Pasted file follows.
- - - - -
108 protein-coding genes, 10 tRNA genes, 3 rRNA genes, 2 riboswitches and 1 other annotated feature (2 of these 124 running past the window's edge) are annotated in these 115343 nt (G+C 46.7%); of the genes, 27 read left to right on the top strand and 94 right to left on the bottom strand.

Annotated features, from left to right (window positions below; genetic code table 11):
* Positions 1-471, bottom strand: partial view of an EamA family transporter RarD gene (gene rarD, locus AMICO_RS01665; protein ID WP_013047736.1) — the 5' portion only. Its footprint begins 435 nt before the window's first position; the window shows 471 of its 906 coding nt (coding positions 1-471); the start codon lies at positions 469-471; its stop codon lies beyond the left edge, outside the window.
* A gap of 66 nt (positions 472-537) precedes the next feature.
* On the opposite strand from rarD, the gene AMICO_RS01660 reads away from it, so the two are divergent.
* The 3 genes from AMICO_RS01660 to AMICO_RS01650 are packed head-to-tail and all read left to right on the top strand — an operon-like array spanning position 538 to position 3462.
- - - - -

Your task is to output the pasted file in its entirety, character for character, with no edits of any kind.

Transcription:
108 protein-coding genes, 10 tRNA genes, 3 rRNA genes, 2 riboswitches and 1 other annotated feature (2 of these 124 running past the window's edge) are annotated in these 115343 nt (G+C 46.7%); of the genes, 27 read left to right on the top strand and 94 right to left on the bottom strand.

Annotated features, from left to right (window positions below; genetic code table 11):
* Positions 1-471, bottom strand: partial view of an EamA family transporter RarD gene (gene rarD, locus AMICO_RS01665; protein ID WP_013047736.1) — the 5' portion only. Its footprint begins 435 nt before the window's first position; the window shows 471 of its 906 coding nt (coding positions 1-471); the start codon lies at positions 469-471; its stop codon lies beyond the left edge, outside the window.
* A gap of 66 nt (positions 472-537) precedes the next feature.
* On the opposite strand from rarD, the gene AMICO_RS01660 reads away from it, so the two are divergent.
* The 3 genes from AMICO_RS01660 to AMICO_RS01650 are packed head-to-tail and all read left to right on the top strand — an operon-like array spanning position 538 to position 3462.